Lynch was appointed as club co-captain with Michael Voss in 1997, a position that he held until 2000, when Voss assumed the full captaincy.

Still struggling with intermittent lapses of Chronic Fatigue Syndrome in 1998, Lynch discovered that the drug he had been prescribed at the beginning of the season, although with the permission of the Australian Sports Drug Agency (official AFL drug agents), had been added to the IOC list of banned substances. He took it upon himself to alert the AFL and was controversially charged for taking a prohibited substance before eventually being cleared.

A new beginning for Lynch and the Lions came in 1999, under champion coach Leigh Matthews. He played some games in defence but usually at full forward. Improvements in his strength, kicking for goal and positioning during marking contests made him one of the most feared forwards in the competition.

The Brisbane Lions endured great success for the 2001, 2002, and 2003 seasons, with Lynch becoming a multiple goal kicker against the game's most prominent fullbacks including Stephen Silvagni, Matthew Scarlett and Shane Wakelin from Collingwood, Brisbane's on-going rivals. In this period, Lynch played in three winning premierships. In 2004, he was the competition's oldest player at 36 years of age.

Lynch announced his retirement after Brisbane's loss in the 2004 AFL Grand Final. It was viewed by some as a disappointing end to his career; he injured his quad early in the game, his only statistic for the day was giving away a free kick which led to Port Adelaide's first goal for the match, and he would have missed the first ten matches of 2005 after being reported a record-equalling seven times for exchanging punches in an all-out fight with Port Adelaide's Darryl Wakelin, for which Lynch was also fined $15,000. Lynch has since admitted significant regret about his behaviour in the match.[1]

Lynch would be remembered as a player who overcame great adversity to become one of the premier players with one of the greatest teams the game of Australian rules football has seen.

Statistics[edit]

[2]
Legend
 G  Goals  B  Behinds  K  Kicks  H  Handballs  D  Disposals  M  Marks  T  Tackles
Denotes seasons in which Lynch won an AFL Premiership
Led the league for the Season only*
Led the league after finals only*
Led the league after Season and Finals*

*10 games required to be eligible.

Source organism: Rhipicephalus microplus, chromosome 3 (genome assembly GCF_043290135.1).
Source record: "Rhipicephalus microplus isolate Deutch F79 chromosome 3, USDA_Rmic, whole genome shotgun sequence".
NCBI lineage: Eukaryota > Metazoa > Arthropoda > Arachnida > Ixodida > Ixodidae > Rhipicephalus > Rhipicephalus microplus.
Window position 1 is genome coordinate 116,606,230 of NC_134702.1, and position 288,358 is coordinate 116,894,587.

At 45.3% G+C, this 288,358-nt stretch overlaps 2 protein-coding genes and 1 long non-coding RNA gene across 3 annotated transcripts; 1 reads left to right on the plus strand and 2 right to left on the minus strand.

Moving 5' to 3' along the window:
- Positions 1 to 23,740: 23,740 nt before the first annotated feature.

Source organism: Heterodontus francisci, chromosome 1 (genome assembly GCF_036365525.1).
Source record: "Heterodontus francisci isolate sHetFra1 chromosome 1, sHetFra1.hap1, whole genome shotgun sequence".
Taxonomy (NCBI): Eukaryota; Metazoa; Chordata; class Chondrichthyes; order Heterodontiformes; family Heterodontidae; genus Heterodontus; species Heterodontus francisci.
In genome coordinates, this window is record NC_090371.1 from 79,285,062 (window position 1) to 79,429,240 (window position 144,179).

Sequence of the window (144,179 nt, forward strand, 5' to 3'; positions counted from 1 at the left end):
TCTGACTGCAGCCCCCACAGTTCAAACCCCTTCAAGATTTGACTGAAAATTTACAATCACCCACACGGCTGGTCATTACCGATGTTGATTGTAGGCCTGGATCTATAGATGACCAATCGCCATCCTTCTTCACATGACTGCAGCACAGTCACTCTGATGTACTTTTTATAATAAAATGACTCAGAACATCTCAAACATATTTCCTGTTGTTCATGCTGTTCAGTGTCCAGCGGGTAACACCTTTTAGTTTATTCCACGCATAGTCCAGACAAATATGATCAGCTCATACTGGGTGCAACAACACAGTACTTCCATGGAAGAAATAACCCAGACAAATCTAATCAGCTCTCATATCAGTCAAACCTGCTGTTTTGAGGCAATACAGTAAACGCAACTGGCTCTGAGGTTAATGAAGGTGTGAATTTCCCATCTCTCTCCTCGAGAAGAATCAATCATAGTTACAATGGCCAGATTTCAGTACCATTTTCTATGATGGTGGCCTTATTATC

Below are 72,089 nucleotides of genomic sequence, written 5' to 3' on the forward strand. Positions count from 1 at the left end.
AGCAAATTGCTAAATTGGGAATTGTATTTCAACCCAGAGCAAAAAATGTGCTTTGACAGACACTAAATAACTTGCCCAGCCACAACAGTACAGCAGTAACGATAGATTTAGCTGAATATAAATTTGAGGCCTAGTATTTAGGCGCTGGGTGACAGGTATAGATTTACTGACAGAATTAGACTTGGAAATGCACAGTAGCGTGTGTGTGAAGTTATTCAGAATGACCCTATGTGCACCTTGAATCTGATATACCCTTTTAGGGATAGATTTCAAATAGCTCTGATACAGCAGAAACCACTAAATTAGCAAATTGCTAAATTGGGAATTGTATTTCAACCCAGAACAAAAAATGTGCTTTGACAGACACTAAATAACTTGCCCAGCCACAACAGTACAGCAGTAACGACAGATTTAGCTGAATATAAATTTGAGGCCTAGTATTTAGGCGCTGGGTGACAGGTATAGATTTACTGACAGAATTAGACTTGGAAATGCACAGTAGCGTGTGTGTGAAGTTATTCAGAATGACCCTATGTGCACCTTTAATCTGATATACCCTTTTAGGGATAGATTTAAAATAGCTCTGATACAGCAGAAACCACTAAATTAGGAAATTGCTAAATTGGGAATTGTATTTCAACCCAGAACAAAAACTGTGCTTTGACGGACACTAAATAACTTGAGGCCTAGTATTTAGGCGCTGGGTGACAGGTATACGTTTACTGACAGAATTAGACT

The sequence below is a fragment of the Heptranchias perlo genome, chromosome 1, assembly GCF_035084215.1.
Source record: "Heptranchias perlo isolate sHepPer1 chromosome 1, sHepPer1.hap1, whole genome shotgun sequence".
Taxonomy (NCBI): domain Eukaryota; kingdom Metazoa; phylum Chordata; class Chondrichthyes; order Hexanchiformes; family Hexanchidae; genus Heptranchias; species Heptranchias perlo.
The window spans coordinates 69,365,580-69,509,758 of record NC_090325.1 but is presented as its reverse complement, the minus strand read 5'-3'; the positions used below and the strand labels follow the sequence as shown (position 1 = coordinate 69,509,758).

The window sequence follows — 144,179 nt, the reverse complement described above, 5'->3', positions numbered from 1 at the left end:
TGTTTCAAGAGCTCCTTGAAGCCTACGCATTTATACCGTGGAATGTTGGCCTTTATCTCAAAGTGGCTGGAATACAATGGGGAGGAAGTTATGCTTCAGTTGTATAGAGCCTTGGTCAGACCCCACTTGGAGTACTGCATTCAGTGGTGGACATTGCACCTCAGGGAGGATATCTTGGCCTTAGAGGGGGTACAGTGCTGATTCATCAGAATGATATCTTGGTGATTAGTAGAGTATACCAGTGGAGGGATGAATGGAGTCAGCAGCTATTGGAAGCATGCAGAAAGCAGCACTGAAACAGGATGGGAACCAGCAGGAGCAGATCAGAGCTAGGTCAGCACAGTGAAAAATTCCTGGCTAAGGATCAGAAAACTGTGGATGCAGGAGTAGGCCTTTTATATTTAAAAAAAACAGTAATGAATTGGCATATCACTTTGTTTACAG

Season Team # Games G B K H D M T G B K H D M T
Totals Averages (per game)
1988 Fitzroy 11 18 24 16 117 42 159 64 10 1.3 0.9 6.5 2.3 8.8 3.6 0.6
1989 Fitzroy 11 18 26 12 138 40 178 79 9 1.4 0.7 7.7 2.2 9.9 4.4 0.5
1990 Fitzroy 11 22 19 34 217 57 274 120 17 0.9 1.5 9.9 2.6 12.5 5.5 0.8
1991 Fitzroy 11 22 9 14 215 75 290 88 28 0.4 0.6 9.8 3.4 13.2 4.0 1.3
1992 Fitzroy 11 20 27 13 159 63 222 74 15 1.4 0.7 8.0 3.2 11.1 3.7 0.8
1993 Fitzroy 11 20 68 31 260 68 328 143 12 3.4 1.6 13.0 3.4 16.4 7.2 0.6
1994 Brisbane Bears 11 13 35 22 146 32 178 81 6 2.7 1.7 11.2 2.5 13.7 6.2 0.5
1995 Brisbane Bears 11 1 2 0 6 5 11 5 1 2.0 0.0 6.0 5.0 11.0 5.0 1.0
1996 Brisbane Bears 11 18 52 34 153 32 185 87 7 2.9 1.9 8.5 1.8 10.3 4.8 0.4
1997 Brisbane Lions 11 20 12 7 155 62 217 89 10 0.6 0.4 7.8 3.1 10.9 4.5 0.5
1998 Brisbane Lions 11 15 10 7 109 63 172 55 10 0.7 0.5 7.3 4.2 11.5 3.7 0.7
1999 Brisbane Lions 11 17 31 20 99 27 126 63 8 1.8 1.2 5.8 1.6 7.4 3.7 0.5
2000 Brisbane Lions 11 22 68 25 184 49 233 124 17 3.1 1.1 8.4 2.2 10.6 5.6 0.8
2001 Brisbane Lions 11 23 58 34 154 59 213 93 18 2.5 1.5 6.7 2.6 9.3 4.0 0.8
2002 Brisbane Lions 11 22 74 30 161 42 203 102 14 3.4 1.4 7.3 1.9 9.2 4.6 0.6
2003 Brisbane Lions 11 22 78 36 161 44 205 101 15 3.5 1.6 7.3 2.0 9.3 4.6 0.7
2004 Brisbane Lions 11 13 40 22 78 18 96 54 2 3.1 1.7 6.0 1.4 7.4 4.2 0.2
Career 306 633 357 2512 778 3290 1422 199 2.1 1.2 8.2 2.5 10.8 4.6 0.7

Post-VFL/AFL career[edit]

Lynch is now enjoying his football retirement, He is a commentator for Fox Footy and also a panelist on After the Bounce with Jason Dunstall, Danny Frawley and Andrew Gaze. He has also been appointed head of a new company, Healthy Business, that works alongside Nyrstar. Lynch recently made an appearance at the 104th Smelters Picnic, a show in Port Pirie, representing Healthy Business.

He has also co-written a book with Peter Blucher titled, "Taking Nothing For Granted", which was released in 2005.

Career highlights[edit]

References[edit]

  1. ^ de Kretser, Chris; Timms, Daryl (8 Aug 2011). "Fight still a sore point for Alastair Lynch". Daily Telegraph. Retrieved 8 Aug 2011. 
  2. ^ Alastair Lynch's player profile at AFL Tables

External links[edit]

Awards
Preceded by
Stephen Silvagni
AFL Mark of the Year
1989
Succeeded by
Michael Mitchell